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Replacement of partially hydrogenated soybean oil by palm oil in margarine without unfavorable effects on serum lipoproteins.
Lipids 1998; 33(9):879-87L

Abstract

We have compared the effects of three different margarines, one based on palm oil (PALM-margarine), one based on partially hydrogenated soybean oil (TRANS-margarine) and one with a high content of polyunsaturated fatty acids (PUFA-margarine), on serum lipids in 27 young women. The main purpose of the study was to test if replacement of trans fatty acids in margarine by palmitic acid results in unfavorable effects on serum lipids. The sum of saturated fatty acids (12:0, 14:0, 16:0) was 36.3% of total fatty acids in the PALM-diet, the same as the sum of saturated (12:0, 14:0, 16:0) (12.5%) and trans (23.1%) fatty acids in the TRANS-diet. This sum was 20.7% in the PUFA-diet. The content of oleic acid was 37.9, 35.2, and 38.6%, respectively, in the three diets, whereas linoleic acid amounted to 16, 13.5, and 27.3%, respectively. Total fat provided 30-31% and the test margarines 26% of total energy in all three diets. The subjects consumed each of the diets for 17 d in a Latin-square crossover design. There were no significant differences in total cholesterol, low density lipoprotein (LDL)-cholesterol and apolipoprotein B (apoB) between the TRANS- and the PALM-diets. High density lipoprotein (HDL)-cholesterol and apoA-1 were significantly higher on the PALM-diet compared to the TRANS-diet whereas the ratio of LDL-cholesterol to HDL-cholesterol was lower, although not significantly (P = 0.077) on the PALM-diet. Total cholesterol, LDL-cholesterol, and apoB were significantly lower on the PUFA-diet compared to the two other diets. HDL-cholesterol was not different on the PALM- and the PUFA-diets but it was significantly lower on the TRANS-diet compared to the PUFA diet. Compared to the PUFA-diet the ratio of LDL- to HDL-cholesterol was higher on both the PALM- and the TRANS-diets whereas apoA-1 was not different. Triglycerides and lipoprotein (a) were not significantly different among the three diets. We concluded that nutritionally, palmitic acid from palm oil may be a reasonable alternative to trans fatty acids from partially hydrogenated soybean oil in margarine if the aim is to avoid trans fatty acids. A palm oil-based margarine is, however, less favorable than one based on a more polyunsaturated vegetable oil.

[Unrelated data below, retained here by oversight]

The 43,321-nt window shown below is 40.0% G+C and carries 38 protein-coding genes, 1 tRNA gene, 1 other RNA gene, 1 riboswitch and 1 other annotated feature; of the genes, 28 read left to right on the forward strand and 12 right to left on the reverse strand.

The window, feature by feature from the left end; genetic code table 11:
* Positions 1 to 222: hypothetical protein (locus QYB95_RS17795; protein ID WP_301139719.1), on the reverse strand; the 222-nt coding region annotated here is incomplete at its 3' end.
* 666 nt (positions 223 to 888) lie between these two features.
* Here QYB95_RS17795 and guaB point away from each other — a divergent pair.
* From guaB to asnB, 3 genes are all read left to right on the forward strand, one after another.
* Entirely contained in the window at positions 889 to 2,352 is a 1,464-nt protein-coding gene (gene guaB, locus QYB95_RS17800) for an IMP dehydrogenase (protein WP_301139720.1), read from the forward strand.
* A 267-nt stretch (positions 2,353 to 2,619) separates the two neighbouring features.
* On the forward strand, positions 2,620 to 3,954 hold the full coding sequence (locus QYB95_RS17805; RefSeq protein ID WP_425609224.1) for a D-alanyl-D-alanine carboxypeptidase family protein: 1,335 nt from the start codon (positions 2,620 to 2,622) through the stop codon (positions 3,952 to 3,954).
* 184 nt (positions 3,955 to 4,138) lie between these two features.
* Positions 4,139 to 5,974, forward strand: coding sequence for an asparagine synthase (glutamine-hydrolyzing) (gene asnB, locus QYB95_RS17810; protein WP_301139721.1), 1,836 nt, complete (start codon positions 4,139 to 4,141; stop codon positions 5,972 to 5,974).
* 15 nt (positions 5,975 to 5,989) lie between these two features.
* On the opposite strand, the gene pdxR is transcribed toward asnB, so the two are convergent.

Authors+Show Affiliations

Akershus College, Bekkestua, Norway.No affiliation info availableNo affiliation info availableNo affiliation info availableNo affiliation info available

Pub Type(s)

Clinical Trial
Comparative Study
Journal Article
Randomized Controlled Trial
Research Support, Non-U.S. Gov't

Language

eng

PubMed ID

9778135

Citation

Müller, H, et al. "Replacement of Partially Hydrogenated Soybean Oil By Palm Oil in Margarine Without Unfavorable Effects On Serum Lipoproteins." Lipids, vol. 33, no. 9, 1998, pp. 879-87.
Müller H, Jordal O, Kierulf P, et al. Replacement of partially hydrogenated soybean oil by palm oil in margarine without unfavorable effects on serum lipoproteins. Lipids. 1998;33(9):879-87.
Müller, H., Jordal, O., Kierulf, P., Kirkhus, B., & Pedersen, J. I. (1998). Replacement of partially hydrogenated soybean oil by palm oil in margarine without unfavorable effects on serum lipoproteins. Lipids, 33(9), pp. 879-87.